................................
................................
.......

93

C.6

Functional safety assessment

................................
................................
..............................

94

C.6.1

Decision tables (truth tables)

................................
................................
...................

94

C.6.2

Haz
ard and Operability Study (HAZOP)

................................
................................
..

94

6150
8
-
7 © IEC: 1997

8

Version 4.0 05/12
/97



C.6.3

Common cause failure analysis
................................
................................
...............

95

C.6.4

Markov models

................................
................................
................................
........

96

C.6.5

Reliability block diagrams

................................
................................
........................

96

C.6.6

Monte
-
Carlo simulation

................................
................................
............................

97

Annex D (informative) Probabilistic approach to determining software safety integrity for pre
-
developed software

................................
................................
................................
.............................

98

D.1

Introduction

................................
................................
................................
...........................

98

D.2

Statistical testing formulae and examples of their use

................................
.........................

99

D
.2.1

Simple statistical test

................................
................................
...............................

99

D.2.1.1

Prerequisites

................................
................................
.............................

99

D.2.1.2

Results

................................
................................
................................
......

99

D.2.1.3

Example

................................
................................
................................
....

99

D.2.2

Testing of an input space (domain)

................................
................................
.........

99

D.2.2.1

Prerequi
sites

................................
................................
.............................

99

D.2.2.2

Results

................................
................................
................................
......

99

D.2.2.3

Example

................................
................................
................................
..

100

D.2.3

Testing of a continuously working program

................................
...........................

100

D.2.3.1

Prerequisites

................................
................................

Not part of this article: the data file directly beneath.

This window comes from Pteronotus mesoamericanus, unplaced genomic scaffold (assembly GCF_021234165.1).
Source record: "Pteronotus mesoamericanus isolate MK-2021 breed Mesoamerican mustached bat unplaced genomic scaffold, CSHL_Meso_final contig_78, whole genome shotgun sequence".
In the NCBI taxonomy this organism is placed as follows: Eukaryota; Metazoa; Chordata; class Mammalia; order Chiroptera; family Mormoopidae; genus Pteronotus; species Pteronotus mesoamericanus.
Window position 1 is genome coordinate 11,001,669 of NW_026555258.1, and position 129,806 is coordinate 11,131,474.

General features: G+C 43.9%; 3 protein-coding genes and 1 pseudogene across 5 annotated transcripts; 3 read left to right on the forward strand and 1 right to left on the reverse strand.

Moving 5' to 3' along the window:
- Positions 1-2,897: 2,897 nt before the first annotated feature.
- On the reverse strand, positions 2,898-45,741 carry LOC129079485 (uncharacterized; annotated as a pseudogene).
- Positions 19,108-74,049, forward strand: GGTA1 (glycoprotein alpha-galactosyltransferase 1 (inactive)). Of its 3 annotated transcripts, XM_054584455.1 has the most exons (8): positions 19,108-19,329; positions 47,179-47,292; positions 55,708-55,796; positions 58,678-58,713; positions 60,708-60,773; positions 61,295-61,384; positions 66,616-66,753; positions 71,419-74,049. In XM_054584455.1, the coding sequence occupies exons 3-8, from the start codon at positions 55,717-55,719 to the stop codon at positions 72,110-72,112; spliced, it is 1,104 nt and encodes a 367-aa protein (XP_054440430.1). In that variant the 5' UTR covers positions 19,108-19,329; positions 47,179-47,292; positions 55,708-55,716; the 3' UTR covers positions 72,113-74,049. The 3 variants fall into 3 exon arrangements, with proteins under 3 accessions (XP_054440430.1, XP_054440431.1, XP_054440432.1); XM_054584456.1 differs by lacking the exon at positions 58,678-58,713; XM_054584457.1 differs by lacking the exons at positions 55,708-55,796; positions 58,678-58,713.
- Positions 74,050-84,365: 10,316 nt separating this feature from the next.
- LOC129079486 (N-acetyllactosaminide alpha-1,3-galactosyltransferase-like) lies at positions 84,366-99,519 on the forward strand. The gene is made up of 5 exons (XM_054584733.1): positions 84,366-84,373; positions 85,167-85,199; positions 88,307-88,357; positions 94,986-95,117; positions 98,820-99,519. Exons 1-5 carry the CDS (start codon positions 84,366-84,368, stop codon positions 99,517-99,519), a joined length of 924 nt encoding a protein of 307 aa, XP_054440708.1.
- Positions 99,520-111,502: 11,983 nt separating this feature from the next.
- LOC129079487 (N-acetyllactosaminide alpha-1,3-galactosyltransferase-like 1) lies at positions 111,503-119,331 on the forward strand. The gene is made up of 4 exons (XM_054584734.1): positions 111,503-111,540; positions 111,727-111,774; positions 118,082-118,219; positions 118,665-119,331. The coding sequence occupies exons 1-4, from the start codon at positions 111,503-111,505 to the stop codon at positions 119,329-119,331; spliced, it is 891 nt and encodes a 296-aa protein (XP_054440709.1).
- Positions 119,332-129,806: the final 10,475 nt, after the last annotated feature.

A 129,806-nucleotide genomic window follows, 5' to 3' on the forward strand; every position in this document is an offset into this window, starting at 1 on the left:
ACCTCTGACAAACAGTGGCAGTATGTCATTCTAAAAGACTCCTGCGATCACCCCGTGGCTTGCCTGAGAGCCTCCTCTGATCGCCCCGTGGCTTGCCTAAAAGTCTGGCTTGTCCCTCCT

...........................

100

D.2.3.2

Results

................................
................................
................................
....

100

D.2.3.3

Example

................................
................................
................................
..

101

D.2.4

Complete test

................................
................................
................................
........

101

D.2.4.1

Prerequisites

................................
................................
...........................

101

D.2.4.2

Results

................................
................................
................................
....

101

D.2.4.3

Example

................................
................................
................................
..

101

D.3

References

................................
................................
................................
.........................

102

Index

................................
................................
................................
................................
..................

103

Tables

C.1

Recommendations for specific programming languages

................................
............................

82

D.1

Necessary history for confidence to safety integrity levels

................................
..........................

98

D.2

Example failure probabilities for levels of c
onfidence

................................
................................
.

99

D.3

Mean distances of 2 test points
................................
................................
................................
.

100

D.4

Example probabilities of failure for levels of confidence

................................
...........................

101

D.5

Probability of testing all program properties

................................
................................
..............

102


6150
8
-
7 © IEC: 1997

9

Version 4.0 05/12
/97



F
UNCTIONAL SAFETY OF
ELECTRICAL/ELECTRONI
C/PROGRAMMABLE
ELECTRONIC SAFETY
-
RELATED SYSTEMS


Part 7: Overview of techniques and measures


FOREWORD

1)

The IEC (International Electrotechnical Commission) is a worldwide organization for standardization comprising a
ll national
electrotechnical committees (IEC national committees). The object of the IEC is to promote international cooperation on all
questions concerning standardization in the electrical and electronic fields. To this end and in addition to other activ
ities, the
IEC publishes international standards. Their preparation is entrusted to technical committees; any IEC national committee
interested in the subject dealt with may participate in this preparatory work. International, governmental and non
-
governme
ntal
organizations liaising with the IEC also participate in this preparation. The IEC collaborates closely with the International

Organization for Standardization (ISO) in accordance with conditions determined by agreement between the two organizations.

2)

T
he formal decisions or agreements of the IEC on technical matters, prepared by technical committees on which all the